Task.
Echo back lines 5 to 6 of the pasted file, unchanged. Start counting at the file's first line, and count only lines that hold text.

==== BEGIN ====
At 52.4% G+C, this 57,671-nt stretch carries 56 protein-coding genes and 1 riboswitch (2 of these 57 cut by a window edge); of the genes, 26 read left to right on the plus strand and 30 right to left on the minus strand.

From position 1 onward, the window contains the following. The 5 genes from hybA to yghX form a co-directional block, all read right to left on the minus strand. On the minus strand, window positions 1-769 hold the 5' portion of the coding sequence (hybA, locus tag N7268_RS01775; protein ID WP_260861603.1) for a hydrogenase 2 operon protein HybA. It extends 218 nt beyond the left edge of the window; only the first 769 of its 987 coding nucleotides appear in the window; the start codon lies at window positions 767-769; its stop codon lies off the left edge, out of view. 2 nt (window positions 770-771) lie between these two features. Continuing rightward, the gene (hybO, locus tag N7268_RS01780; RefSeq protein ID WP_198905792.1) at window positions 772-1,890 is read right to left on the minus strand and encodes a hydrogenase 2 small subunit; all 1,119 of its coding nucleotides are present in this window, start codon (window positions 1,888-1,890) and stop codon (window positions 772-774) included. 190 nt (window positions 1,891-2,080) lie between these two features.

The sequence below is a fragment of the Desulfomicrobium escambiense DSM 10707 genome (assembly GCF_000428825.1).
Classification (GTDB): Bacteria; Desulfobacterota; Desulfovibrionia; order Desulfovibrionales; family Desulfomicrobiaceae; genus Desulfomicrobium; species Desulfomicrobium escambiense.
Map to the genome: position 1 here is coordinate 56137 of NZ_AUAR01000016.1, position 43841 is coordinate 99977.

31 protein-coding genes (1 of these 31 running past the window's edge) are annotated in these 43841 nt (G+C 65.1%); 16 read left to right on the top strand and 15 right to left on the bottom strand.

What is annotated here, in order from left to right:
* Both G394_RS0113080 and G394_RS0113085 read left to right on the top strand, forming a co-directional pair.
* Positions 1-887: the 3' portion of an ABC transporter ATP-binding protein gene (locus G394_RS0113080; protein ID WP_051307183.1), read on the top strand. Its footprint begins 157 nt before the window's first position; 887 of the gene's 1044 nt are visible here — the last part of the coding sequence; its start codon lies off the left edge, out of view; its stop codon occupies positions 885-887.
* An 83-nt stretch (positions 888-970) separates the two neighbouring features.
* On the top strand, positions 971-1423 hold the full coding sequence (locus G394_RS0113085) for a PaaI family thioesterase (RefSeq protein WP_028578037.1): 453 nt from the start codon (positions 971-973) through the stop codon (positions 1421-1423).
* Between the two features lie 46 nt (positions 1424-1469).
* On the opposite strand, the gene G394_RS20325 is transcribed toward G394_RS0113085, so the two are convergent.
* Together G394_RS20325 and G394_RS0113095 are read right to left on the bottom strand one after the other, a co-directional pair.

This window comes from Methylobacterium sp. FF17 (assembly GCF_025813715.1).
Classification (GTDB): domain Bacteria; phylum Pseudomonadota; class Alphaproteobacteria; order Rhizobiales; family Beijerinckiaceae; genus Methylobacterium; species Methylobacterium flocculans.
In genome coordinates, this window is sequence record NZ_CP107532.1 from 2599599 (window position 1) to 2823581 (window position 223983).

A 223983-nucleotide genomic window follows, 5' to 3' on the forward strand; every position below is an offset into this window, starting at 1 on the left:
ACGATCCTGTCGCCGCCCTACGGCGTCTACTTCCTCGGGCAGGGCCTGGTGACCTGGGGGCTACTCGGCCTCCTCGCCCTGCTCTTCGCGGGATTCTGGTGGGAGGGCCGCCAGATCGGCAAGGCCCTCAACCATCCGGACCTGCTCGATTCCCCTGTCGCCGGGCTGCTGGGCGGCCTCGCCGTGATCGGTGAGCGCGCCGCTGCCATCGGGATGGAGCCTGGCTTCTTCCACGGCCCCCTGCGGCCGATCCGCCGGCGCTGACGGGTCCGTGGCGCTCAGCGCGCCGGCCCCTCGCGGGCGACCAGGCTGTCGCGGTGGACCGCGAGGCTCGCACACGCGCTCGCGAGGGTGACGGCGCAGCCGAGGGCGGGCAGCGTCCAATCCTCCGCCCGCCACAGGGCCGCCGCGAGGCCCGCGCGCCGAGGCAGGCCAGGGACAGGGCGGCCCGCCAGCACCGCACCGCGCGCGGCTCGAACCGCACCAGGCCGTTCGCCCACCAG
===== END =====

Map to the genome: position 1 here is coordinate 56137 of NZ_AUAR01000016.1, position 43841 is coordinate 99977.

31 protein-coding genes (1 of these 31 running past the window's edge) are annotated in these 43841 nt (G+C 65.1%); 16 read left to right on the top strand and 15 right to left on the bottom strand.